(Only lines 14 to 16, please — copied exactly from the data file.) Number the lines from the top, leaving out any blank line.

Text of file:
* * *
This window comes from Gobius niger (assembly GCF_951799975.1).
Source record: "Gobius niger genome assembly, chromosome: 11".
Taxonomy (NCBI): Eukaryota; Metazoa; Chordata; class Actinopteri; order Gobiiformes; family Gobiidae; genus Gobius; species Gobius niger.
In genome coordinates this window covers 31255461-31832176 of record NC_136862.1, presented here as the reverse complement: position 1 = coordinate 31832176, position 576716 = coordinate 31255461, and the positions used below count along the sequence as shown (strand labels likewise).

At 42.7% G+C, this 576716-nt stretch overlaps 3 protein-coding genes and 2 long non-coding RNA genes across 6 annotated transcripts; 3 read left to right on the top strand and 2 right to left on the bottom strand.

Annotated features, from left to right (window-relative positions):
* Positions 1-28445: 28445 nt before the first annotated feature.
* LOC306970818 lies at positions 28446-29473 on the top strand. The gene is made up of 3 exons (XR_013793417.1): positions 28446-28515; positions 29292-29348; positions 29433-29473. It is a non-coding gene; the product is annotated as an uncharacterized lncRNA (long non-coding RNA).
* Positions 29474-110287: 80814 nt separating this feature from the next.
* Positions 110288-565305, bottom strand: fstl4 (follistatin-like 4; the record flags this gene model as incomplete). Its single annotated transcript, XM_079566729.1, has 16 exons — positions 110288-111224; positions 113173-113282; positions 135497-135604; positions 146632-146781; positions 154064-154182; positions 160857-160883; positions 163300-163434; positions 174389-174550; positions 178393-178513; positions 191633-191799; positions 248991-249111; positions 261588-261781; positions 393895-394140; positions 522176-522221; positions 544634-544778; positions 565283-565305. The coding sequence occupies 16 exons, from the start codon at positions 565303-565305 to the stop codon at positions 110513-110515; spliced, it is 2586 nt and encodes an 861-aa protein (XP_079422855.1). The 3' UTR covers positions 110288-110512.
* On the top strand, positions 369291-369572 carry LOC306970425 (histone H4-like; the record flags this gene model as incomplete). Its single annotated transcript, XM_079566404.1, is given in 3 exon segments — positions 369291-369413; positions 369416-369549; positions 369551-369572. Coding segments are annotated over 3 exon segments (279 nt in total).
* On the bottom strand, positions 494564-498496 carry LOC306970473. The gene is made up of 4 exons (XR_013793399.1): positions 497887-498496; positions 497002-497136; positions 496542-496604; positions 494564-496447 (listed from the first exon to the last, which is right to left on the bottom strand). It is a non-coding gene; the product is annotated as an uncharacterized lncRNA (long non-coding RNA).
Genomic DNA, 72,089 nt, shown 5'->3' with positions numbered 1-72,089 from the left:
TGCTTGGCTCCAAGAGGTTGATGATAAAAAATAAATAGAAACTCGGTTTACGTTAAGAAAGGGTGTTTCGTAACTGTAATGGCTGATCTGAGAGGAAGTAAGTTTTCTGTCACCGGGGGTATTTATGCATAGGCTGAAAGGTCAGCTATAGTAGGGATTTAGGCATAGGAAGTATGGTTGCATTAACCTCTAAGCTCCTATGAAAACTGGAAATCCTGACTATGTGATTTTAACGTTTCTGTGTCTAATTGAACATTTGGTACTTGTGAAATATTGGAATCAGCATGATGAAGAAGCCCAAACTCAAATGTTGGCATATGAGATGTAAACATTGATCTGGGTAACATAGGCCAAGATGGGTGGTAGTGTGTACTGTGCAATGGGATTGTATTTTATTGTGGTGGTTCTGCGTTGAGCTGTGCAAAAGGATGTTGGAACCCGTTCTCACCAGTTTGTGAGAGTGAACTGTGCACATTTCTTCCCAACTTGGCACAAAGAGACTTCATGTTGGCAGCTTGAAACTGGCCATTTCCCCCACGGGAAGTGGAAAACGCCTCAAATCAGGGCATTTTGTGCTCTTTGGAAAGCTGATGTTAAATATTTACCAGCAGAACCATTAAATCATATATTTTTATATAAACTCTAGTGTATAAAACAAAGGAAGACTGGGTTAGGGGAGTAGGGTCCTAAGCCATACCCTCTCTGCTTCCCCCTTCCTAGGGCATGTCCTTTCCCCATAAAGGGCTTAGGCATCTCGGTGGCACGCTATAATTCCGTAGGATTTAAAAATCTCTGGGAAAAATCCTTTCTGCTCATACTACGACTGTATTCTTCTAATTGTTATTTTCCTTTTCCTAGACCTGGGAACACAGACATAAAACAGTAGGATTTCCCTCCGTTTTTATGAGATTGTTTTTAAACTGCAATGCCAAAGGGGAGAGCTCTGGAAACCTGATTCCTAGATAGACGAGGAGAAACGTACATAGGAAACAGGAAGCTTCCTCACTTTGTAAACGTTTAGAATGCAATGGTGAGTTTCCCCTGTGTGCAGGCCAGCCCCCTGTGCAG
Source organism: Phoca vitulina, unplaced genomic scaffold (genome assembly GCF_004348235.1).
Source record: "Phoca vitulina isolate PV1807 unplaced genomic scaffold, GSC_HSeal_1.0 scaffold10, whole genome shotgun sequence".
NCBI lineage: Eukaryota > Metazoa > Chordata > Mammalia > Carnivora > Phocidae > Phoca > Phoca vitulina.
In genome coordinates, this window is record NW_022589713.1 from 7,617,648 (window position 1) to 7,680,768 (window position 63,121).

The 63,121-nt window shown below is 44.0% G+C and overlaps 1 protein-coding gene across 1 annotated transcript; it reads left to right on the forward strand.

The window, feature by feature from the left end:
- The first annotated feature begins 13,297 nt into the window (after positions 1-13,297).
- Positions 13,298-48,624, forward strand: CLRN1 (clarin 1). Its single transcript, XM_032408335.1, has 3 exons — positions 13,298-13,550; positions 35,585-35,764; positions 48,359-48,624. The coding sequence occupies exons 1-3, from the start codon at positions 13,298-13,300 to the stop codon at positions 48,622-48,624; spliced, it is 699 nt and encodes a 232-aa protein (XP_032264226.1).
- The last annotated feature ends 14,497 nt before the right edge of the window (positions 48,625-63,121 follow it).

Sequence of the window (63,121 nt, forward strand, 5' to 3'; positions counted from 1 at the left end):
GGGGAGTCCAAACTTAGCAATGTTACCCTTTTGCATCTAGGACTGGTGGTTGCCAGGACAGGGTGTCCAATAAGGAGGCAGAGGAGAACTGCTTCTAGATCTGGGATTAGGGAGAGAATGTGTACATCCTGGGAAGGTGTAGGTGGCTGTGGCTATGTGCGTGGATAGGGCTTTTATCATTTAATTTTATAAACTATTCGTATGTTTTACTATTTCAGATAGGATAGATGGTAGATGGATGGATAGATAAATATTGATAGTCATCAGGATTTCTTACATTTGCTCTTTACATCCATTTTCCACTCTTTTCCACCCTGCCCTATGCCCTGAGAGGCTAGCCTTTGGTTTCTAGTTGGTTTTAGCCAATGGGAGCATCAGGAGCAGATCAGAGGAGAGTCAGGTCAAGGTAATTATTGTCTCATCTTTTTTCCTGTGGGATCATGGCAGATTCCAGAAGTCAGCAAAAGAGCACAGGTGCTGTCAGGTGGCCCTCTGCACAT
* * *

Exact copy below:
TGCTTGGCTCCAAGAGGTTGATGATAAAAAATAAATAGAAACTCGGTTTACGTTAAGAAAGGGTGTTTCGTAACTGTAATGGCTGATCTGAGAGGAAGTAAGTTTTCTGTCACCGGGGGTATTTATGCATAGGCTGAAAGGTCAGCTATAGTAGGGATTTAGGCATAGGAAGTATGGTTGCATTAACCTCTAAGCTCCTATGAAAACTGGAAATCCTGACTATGTGATTTTAACGTTTCTGTGTCTAATTGAACATTTGGTACTTGTGAAATATTGGAATCAGCATGATGAAGAAGCCCAAACTCAAATGTTGGCATATGAGATGTAAACATTGATCTGGGTAACATAGGCCAAGATGGGTGGTAGTGTGTACTGTGCAATGGGATTGTATTTTATTGTGGTGGTTCTGCGTTGAGCTGTGCAAAAGGATGTTGGAACCCGTTCTCACCAGTTTGTGAGAGTGAACTGTGCACATTTCTTCCCAACTTGGCACAAAGAGACTTCATGTTGGCAGCTTGAAACTGGCCATTTCCCCCACGGGAAGTGGAAAACGCCTCAAATCAGGGCATTTTGTGCTCTTTGGAAAGCTGATGTTAAATATTTACCAGCAGAACCATTAAATCATATATTTTTATATAAACTCTAGTGTATAAAACAAAGGAAGACTGGGTTAGGGGAGTAGGGTCCTAAGCCATACCCTCTCTGCTTCCCCCTTCCTAGGGCATGTCCTTTCCCCATAAAGGGCTTAGGCATCTCGGTGGCACGCTATAATTCCGTAGGATTTAAAAATCTCTGGGAAAAATCCTTTCTGCTCATACTACGACTGTATTCTTCTAATTGTTATTTTCCTTTTCCTAGACCTGGGAACACAGACATAAAACAGTAGGATTTCCCTCCGTTTTTATGAGATTGTTTTTAAACTGCAATGCCAAAGGGGAGAGCTCTGGAAACCTGATTCCTAGATAGACGAGGAGAAACGTACATAGGAAACAGGAAGCTTCCTCACTTTGTAAACGTTTAGAATGCAATGGTGAGTTTCCCCTGTGTGCAGGCCAGCCCCCTGTGCAG
Source organism: Phoca vitulina, unplaced genomic scaffold (genome assembly GCF_004348235.1).
Source record: "Phoca vitulina isolate PV1807 unplaced genomic scaffold, GSC_HSeal_1.0 scaffold10, whole genome shotgun sequence".